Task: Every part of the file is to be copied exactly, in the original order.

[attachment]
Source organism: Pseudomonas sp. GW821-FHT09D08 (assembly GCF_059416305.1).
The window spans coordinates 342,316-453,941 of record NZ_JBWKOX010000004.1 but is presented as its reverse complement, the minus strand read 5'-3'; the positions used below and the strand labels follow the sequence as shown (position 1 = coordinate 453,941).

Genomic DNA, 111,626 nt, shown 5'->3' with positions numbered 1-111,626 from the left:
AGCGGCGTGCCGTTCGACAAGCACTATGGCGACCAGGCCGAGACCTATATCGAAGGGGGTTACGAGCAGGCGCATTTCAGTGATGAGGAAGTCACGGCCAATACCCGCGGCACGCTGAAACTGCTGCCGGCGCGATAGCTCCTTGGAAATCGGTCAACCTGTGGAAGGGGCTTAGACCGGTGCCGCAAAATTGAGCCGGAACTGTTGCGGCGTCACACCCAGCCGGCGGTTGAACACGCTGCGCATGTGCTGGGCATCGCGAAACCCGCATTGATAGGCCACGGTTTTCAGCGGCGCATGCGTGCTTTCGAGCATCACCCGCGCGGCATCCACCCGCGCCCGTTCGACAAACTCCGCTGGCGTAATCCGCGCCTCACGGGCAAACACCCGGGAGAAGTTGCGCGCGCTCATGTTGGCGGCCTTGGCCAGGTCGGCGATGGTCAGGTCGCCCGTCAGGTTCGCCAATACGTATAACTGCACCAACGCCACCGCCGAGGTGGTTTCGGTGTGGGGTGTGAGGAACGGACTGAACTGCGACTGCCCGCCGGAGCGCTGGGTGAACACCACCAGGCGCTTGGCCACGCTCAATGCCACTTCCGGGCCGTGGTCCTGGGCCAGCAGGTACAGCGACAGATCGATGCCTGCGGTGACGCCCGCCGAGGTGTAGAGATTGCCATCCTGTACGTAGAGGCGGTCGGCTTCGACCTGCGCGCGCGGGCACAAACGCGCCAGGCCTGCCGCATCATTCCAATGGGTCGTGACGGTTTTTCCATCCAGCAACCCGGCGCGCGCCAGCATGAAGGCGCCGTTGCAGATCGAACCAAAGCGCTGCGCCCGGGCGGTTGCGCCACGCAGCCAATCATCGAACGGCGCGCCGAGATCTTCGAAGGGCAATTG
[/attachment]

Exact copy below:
Source organism: Pseudomonas sp. GW821-FHT09D08 (assembly GCF_059416305.1).
The window spans coordinates 342,316-453,941 of record NZ_JBWKOX010000004.1 but is presented as its reverse complement, the minus strand read 5'-3'; the positions used below and the strand labels follow the sequence as shown (position 1 = coordinate 453,941).

Genomic DNA, 111,626 nt, shown 5'->3' with positions numbered 1-111,626 from the left:
AGCGGCGTGCCGTTCGACAAGCACTATGGCGACCAGGCCGAGACCTATATCGAAGGGGGTTACGAGCAGGCGCATTTCAGTGATGAGGAAGTCACGGCCAATACCCGCGGCACGCTGAAACTGCTGCCGGCGCGATAGCTCCTTGGAAATCGGTCAACCTGTGGAAGGGGCTTAGACCGGTGCCGCAAAATTGAGCCGGAACTGTTGCGGCGTCACACCCAGCCGGCGGTTGAACACGCTGCGCATGTGCTGGGCATCGCGAAACCCGCATTGATAGGCCACGGTTTTCAGCGGCGCATGCGTGCTTTCGAGCATCACCCGCGCGGCATCCACCCGCGCCCGTTCGACAAACTCCGCTGGCGTAATCCGCGCCTCACGGGCAAACACCCGGGAGAAGTTGCGCGCGCTCATGTTGGCGGCCTTGGCCAGGTCGGCGATGGTCAGGTCGCCCGTCAGGTTCGCCAATACGTATAACTGCACCAACGCCACCGCCGAGGTGGTTTCGGTGTGGGGTGTGAGGAACGGACTGAACTGCGACTGCCCGCCGGAGCGCTGGGTGAACACCACCAGGCGCTTGGCCACGCTCAATGCCACTTCCGGGCCGTGGTCCTGGGCCAGCAGGTACAGCGACAGATCGATGCCTGCGGTGACGCCCGCCGAGGTGTAGAGATTGCCATCCTGTACGTAGAGGCGGTCGGCTTCGACCTGCGCGCGCGGGCACAAACGCGCCAGGCCTGCCGCATCATTCCAATGGGTCGTGACGGTTTTTCCATCCAGCAACCCGGCGCGCGCCAGCATGAAGGCGCCGTTGCAGATCGAACCAAAGCGCTGCGCCCGGGCGGTTGCGCCACGCAGCCAATCATCGAACGGCGCGCCGAGATCTTCGAAGGGCAATTG